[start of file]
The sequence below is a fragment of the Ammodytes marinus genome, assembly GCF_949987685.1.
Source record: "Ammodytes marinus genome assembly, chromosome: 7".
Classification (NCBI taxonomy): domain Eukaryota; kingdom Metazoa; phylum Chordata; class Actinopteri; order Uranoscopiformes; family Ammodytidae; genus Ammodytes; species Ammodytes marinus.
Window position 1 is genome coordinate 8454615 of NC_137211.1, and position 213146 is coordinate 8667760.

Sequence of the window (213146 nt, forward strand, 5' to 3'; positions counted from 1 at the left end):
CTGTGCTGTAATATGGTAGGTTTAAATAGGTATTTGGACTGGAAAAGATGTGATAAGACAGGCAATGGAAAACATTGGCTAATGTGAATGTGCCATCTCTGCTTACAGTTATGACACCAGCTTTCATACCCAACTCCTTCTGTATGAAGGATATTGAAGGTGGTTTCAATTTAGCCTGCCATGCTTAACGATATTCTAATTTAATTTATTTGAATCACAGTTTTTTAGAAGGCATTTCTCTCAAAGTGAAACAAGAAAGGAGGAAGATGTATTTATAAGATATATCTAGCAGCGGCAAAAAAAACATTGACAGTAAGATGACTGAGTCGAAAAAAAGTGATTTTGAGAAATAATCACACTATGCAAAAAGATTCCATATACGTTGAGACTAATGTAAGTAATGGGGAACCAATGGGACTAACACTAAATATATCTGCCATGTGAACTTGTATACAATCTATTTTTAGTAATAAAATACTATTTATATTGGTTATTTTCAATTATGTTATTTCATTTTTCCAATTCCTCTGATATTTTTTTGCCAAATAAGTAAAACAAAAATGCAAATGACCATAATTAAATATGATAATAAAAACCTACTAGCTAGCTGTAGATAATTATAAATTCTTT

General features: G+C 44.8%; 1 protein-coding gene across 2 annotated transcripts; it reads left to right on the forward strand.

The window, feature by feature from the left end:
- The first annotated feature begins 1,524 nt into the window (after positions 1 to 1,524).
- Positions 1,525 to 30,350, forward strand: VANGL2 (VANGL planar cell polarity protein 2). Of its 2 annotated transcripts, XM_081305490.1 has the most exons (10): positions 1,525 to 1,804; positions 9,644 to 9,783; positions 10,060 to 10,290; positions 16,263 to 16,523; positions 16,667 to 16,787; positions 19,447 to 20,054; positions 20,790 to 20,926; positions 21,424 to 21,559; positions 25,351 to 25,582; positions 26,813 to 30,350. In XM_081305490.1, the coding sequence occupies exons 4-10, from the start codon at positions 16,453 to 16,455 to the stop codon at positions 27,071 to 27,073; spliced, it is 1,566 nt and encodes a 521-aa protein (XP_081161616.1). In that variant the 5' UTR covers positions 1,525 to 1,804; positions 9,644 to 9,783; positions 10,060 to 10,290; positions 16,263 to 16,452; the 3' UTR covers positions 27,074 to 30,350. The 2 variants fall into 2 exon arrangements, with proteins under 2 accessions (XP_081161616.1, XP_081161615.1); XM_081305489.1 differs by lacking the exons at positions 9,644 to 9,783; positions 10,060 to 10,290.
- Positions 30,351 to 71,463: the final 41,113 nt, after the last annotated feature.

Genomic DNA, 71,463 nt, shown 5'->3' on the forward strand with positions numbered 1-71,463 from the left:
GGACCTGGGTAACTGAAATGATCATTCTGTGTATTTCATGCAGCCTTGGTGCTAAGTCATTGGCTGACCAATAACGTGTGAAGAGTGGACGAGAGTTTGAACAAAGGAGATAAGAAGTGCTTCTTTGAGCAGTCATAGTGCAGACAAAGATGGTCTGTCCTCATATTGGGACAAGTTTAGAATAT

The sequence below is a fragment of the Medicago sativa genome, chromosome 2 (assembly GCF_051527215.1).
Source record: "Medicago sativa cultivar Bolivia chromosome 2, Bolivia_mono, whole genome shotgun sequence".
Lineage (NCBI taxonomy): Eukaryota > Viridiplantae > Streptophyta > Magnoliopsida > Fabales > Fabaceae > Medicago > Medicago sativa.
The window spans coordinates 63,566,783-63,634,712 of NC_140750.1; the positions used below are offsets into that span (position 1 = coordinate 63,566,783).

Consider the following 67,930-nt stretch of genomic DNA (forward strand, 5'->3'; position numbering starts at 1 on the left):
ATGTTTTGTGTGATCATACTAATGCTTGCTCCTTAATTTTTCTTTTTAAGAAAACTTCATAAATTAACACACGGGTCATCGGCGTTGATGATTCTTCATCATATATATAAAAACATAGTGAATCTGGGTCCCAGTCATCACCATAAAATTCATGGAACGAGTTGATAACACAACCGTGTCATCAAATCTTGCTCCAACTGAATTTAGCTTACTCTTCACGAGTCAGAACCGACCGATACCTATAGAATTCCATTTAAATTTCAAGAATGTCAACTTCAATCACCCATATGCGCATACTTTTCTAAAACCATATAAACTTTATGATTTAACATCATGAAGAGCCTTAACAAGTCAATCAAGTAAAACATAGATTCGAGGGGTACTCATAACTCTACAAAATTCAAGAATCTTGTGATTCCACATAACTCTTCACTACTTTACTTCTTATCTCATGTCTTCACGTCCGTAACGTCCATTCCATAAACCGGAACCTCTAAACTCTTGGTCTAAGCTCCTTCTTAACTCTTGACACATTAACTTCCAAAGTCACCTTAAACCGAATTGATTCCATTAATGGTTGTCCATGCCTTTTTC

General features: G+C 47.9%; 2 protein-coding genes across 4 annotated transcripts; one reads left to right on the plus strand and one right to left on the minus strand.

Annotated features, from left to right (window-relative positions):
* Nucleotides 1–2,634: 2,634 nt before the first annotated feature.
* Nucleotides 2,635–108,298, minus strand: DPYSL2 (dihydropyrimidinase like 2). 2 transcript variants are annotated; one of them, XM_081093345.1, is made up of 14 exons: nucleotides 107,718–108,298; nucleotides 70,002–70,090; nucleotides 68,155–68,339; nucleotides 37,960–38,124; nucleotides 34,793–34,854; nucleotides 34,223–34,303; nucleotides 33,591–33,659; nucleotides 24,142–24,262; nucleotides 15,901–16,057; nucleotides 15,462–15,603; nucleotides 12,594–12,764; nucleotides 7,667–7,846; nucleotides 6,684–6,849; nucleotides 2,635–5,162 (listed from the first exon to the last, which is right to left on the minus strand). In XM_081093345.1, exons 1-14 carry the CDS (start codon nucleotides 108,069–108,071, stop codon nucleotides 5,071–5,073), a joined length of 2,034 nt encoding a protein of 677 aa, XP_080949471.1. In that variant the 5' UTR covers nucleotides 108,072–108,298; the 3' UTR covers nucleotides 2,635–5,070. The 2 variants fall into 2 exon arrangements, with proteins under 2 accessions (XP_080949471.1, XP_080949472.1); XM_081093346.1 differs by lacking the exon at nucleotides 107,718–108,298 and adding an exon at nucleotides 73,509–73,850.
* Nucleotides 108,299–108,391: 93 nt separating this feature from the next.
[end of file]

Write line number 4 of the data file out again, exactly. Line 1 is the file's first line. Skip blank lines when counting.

Window position 1 is genome coordinate 8454615 of NC_137211.1, and position 213146 is coordinate 8667760.